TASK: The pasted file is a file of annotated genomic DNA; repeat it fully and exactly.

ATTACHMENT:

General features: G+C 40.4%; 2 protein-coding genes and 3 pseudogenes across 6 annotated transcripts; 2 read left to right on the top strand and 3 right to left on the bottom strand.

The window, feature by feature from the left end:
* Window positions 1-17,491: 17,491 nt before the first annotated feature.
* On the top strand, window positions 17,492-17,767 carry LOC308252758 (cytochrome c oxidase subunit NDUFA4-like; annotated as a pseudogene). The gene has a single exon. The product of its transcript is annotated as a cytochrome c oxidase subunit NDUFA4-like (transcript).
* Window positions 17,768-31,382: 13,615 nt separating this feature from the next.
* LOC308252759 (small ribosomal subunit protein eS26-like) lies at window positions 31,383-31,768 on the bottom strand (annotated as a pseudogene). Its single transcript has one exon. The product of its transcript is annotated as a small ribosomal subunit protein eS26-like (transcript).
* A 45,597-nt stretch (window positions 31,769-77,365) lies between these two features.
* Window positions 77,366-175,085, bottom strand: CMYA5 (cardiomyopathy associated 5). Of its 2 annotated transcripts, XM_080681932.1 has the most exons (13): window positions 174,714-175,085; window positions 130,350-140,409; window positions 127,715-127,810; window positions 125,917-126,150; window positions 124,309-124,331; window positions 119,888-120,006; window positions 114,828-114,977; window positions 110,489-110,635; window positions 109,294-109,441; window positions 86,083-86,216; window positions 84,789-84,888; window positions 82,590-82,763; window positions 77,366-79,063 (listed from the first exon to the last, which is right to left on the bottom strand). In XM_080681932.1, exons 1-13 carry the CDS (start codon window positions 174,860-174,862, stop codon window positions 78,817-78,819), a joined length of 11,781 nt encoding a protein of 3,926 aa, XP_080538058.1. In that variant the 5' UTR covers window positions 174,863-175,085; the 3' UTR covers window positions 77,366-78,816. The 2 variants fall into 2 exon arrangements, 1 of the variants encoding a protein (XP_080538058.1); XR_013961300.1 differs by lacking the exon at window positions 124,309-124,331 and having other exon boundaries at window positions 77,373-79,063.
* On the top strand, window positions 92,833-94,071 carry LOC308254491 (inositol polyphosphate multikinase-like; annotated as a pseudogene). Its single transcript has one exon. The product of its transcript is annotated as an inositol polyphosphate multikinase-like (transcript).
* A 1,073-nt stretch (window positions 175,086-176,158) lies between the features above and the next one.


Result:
General features: G+C 40.4%; 2 protein-coding genes and 3 pseudogenes across 6 annotated transcripts; 2 read left to right on the top strand and 3 right to left on the bottom strand.

The window, feature by feature from the left end:
* Window positions 1-17,491: 17,491 nt before the first annotated feature.
* On the top strand, window positions 17,492-17,767 carry LOC308252758 (cytochrome c oxidase subunit NDUFA4-like; annotated as a pseudogene). The gene has a single exon. The product of its transcript is annotated as a cytochrome c oxidase subunit NDUFA4-like (transcript).
* Window positions 17,768-31,382: 13,615 nt separating this feature from the next.
* LOC308252759 (small ribosomal subunit protein eS26-like) lies at window positions 31,383-31,768 on the bottom strand (annotated as a pseudogene). Its single transcript has one exon. The product of its transcript is annotated as a small ribosomal subunit protein eS26-like (transcript).
* A 45,597-nt stretch (window positions 31,769-77,365) lies between these two features.
* Window positions 77,366-175,085, bottom strand: CMYA5 (cardiomyopathy associated 5). Of its 2 annotated transcripts, XM_080681932.1 has the most exons (13): window positions 174,714-175,085; window positions 130,350-140,409; window positions 127,715-127,810; window positions 125,917-126,150; window positions 124,309-124,331; window positions 119,888-120,006; window positions 114,828-114,977; window positions 110,489-110,635; window positions 109,294-109,441; window positions 86,083-86,216; window positions 84,789-84,888; window positions 82,590-82,763; window positions 77,366-79,063 (listed from the first exon to the last, which is right to left on the bottom strand). In XM_080681932.1, exons 1-13 carry the CDS (start codon window positions 174,860-174,862, stop codon window positions 78,817-78,819), a joined length of 11,781 nt encoding a protein of 3,926 aa, XP_080538058.1. In that variant the 5' UTR covers window positions 174,863-175,085; the 3' UTR covers window positions 77,366-78,816. The 2 variants fall into 2 exon arrangements, 1 of the variants encoding a protein (XP_080538058.1); XR_013961300.1 differs by lacking the exon at window positions 124,309-124,331 and having other exon boundaries at window positions 77,373-79,063.
* On the top strand, window positions 92,833-94,071 carry LOC308254491 (inositol polyphosphate multikinase-like; annotated as a pseudogene). Its single transcript has one exon. The product of its transcript is annotated as an inositol polyphosphate multikinase-like (transcript).
* A 1,073-nt stretch (window positions 175,086-176,158) lies between the features above and the next one.